Our First Christmas
by Connie Darago
Its time to deck those walls, halls and hang those Christmas balls on the Christmas tree.
Of course at our house it is not just any Christmas tree, but a huge, perfectly shaped, glorious one.
As I prepare the Darago household for its 37th Christmas, my mind wanders back to that first Christmas.
It was 1966. Vietnam was raging. War protesters lined the streets in cities across America and free love, drugs and rock n roll were thriving. But we gave little thought to the world around us as we planned for all the firsts that year. First Christmas as husband and wife, first Christmas in our first home, a cozy little apartment in Southwest D.C. And with his early arrival, the first Christmas with our beautiful son Eric, only 16 days old.
Tradition, we decided, would be a big part of our Christmas. Wed have a grand tree. A soft needle pine. None of those prickly cedars wed grown up with. And wed decorate it Christmas Eve as a family.
Our budget was tight. There was rent, electricity and food, and we were trying to get our 1965 Chevelle back on the road after a bad Beltway accident the previous summer. So we decided to buy a few trimmings each payday and the tree on Christmas Eve. Brightly colored glass ornaments, bubble lights and icicles soon peeked from bags stacked in the corner awaiting their unveiling.
Finally Christmas Eve arrived. As George left with his brother that Christmas Eve morning, he promised to find a good tree and be home in plenty of time to decorate it.
But that was not to be. By noon snow was falling. By 3pm flakes as big as silver dollars fell from the gray heavens. Weather forecasters declared an official blizzard.
Blizzard or not, I still had to get George a gift. So I bundled the baby, carried him to his grandmothers and struck out for the mile-and-a-half walk to buy his present. I had little trouble maneuvering the downhill trip. I rushed into J.C. Penneys, bought the wallet Id been saving for and started back.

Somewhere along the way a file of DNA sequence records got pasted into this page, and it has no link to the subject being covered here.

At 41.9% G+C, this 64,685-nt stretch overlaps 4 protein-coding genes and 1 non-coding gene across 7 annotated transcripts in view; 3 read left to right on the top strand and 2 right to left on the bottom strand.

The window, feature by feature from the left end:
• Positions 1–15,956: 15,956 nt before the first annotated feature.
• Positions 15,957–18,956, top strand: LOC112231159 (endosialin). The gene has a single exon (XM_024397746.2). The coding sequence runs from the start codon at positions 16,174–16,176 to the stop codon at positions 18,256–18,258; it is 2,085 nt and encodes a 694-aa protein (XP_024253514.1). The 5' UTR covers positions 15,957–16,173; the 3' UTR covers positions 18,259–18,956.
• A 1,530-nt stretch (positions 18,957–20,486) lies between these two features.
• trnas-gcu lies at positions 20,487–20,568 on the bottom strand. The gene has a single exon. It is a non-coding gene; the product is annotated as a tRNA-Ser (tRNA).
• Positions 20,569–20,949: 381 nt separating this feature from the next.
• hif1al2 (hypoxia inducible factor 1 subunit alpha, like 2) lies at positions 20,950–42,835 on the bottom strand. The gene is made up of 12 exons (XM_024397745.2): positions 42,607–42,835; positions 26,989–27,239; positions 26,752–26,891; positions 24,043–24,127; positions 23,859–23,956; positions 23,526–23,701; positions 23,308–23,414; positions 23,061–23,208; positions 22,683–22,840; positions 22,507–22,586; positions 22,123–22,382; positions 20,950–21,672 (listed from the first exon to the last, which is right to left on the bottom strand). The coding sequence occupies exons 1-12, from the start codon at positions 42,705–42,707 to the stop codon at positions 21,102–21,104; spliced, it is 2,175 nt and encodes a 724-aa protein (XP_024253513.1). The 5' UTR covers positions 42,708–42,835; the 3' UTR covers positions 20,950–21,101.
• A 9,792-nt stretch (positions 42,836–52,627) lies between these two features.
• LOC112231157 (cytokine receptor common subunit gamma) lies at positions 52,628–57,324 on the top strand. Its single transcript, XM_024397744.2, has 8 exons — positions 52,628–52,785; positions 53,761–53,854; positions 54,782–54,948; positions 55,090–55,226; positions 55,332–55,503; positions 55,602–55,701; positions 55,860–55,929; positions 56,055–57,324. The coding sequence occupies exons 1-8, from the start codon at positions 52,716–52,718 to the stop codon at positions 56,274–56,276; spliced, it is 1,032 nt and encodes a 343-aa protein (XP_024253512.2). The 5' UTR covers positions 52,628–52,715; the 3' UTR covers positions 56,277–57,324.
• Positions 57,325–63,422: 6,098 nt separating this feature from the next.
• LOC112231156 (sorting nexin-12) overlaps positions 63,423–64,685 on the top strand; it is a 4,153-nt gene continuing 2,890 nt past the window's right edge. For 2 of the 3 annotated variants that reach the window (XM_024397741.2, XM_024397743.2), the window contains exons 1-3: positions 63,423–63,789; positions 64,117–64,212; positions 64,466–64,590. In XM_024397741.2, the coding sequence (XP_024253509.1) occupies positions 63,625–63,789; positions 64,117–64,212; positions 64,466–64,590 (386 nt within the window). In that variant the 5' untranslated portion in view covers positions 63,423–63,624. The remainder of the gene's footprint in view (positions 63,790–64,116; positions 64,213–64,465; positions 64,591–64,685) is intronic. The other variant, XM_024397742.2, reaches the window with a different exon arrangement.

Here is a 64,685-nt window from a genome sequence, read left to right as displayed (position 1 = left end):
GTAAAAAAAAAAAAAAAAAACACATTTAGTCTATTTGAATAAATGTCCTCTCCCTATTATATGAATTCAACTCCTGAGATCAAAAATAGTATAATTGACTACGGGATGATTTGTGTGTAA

Howling winds and snowdrift-covered sidewalks slowed my return. It was almost seven oclock when I got home to no sign of George. I grew concerned. Would he be able to get home in the blizzard? Would we spend our first Christmas apart? What about our tree? The questions circled my mind like the stripes on the candy canes near the space cleared for the tree.
Moments later, a knock took me to the front door. There stood my sister-in-law with a little ceramic Christmas tree. Merry Christmas, she announced as she, hubby Carl and finally George entered.
My heart sank as George told his story. Hed stopped at a couple of tree stands, but the trees were too expensive so he decided to wait until later in the day. By then, the blizzard had forced sellers to shut their stands and leave early. There was no tree.
So as I hang the last decorations on this years glorious tree, tiny paper snowmen, all thats left of those first decorations, I remember how we rejoiced in many firsts that Christmas so long ago. But not our first Christmas tree. That had to wait until our second Christmas.
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